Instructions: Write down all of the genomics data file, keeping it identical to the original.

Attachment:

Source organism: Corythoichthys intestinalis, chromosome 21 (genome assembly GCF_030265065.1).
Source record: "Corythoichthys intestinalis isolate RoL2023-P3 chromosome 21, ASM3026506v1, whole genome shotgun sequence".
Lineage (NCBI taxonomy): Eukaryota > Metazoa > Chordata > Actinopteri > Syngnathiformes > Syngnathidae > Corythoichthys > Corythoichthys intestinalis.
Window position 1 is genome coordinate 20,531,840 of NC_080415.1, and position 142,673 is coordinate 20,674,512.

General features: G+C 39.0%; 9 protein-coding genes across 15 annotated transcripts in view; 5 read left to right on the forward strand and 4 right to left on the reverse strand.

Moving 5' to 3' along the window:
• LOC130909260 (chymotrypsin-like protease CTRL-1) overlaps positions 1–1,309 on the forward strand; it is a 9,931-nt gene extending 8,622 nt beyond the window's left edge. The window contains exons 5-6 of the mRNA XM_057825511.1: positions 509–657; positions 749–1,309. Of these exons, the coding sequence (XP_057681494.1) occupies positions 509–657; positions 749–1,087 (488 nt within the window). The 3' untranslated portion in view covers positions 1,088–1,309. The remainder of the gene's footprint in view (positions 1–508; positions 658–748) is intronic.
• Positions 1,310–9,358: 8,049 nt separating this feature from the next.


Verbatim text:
Source organism: Corythoichthys intestinalis, chromosome 21 (genome assembly GCF_030265065.1).
Source record: "Corythoichthys intestinalis isolate RoL2023-P3 chromosome 21, ASM3026506v1, whole genome shotgun sequence".
Lineage (NCBI taxonomy): Eukaryota > Metazoa > Chordata > Actinopteri > Syngnathiformes > Syngnathidae > Corythoichthys > Corythoichthys intestinalis.
Window position 1 is genome coordinate 20,531,840 of NC_080415.1, and position 142,673 is coordinate 20,674,512.

General features: G+C 39.0%; 9 protein-coding genes across 15 annotated transcripts in view; 5 read left to right on the forward strand and 4 right to left on the reverse strand.

Moving 5' to 3' along the window:
• LOC130909260 (chymotrypsin-like protease CTRL-1) overlaps positions 1–1,309 on the forward strand; it is a 9,931-nt gene extending 8,622 nt beyond the window's left edge. The window contains exons 5-6 of the mRNA XM_057825511.1: positions 509–657; positions 749–1,309. Of these exons, the coding sequence (XP_057681494.1) occupies positions 509–657; positions 749–1,087 (488 nt within the window). The 3' untranslated portion in view covers positions 1,088–1,309. The remainder of the gene's footprint in view (positions 1–508; positions 658–748) is intronic.
• Positions 1,310–9,358: 8,049 nt separating this feature from the next.